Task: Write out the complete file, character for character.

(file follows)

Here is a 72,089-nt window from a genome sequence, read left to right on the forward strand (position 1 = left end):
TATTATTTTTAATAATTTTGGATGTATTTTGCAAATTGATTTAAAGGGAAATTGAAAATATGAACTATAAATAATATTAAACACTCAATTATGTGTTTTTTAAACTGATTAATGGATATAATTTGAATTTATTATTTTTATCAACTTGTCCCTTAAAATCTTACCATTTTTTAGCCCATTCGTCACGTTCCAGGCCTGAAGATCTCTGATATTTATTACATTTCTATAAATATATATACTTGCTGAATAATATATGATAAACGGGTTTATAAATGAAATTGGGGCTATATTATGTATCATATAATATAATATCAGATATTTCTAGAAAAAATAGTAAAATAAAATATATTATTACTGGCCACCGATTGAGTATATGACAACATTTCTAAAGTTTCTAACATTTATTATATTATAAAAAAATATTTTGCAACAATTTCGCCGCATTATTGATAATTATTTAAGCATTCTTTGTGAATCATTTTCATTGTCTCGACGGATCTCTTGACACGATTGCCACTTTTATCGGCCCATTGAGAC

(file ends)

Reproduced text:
Here is a 72,089-nt window from a genome sequence, read left to right on the forward strand (position 1 = left end):
TATTATTTTTAATAATTTTGGATGTATTTTGCAAATTGATTTAAAGGGAAATTGAAAATATGAACTATAAATAATATTAAACACTCAATTATGTGTTTTTTAAACTGATTAATGGATATAATTTGAATTTATTATTTTTATCAACTTGTCCCTTAAAATCTTACCATTTTTTAGCCCATTCGTCACGTTCCAGGCCTGAAGATCTCTGATATTTATTACATTTCTATAAATATATATACTTGCTGAATAATATATGATAAACGGGTTTATAAATGAAATTGGGGCTATATTATGTATCATATAATATAATATCAGATATTTCTAGAAAAAATAGTAAAATAAAATATATTATTACTGGCCACCGATTGAGTATATGACAACATTTCTAAAGTTTCTAACATTTATTATATTATAAAAAAATATTTTGCAACAATTTCGCCGCATTATTGATAATTATTTAAGCATTCTTTGTGAATCATTTTCATTGTCTCGACGGATCTCTTGACACGATTGCCACTTTTATCGGCCCATTGAGAC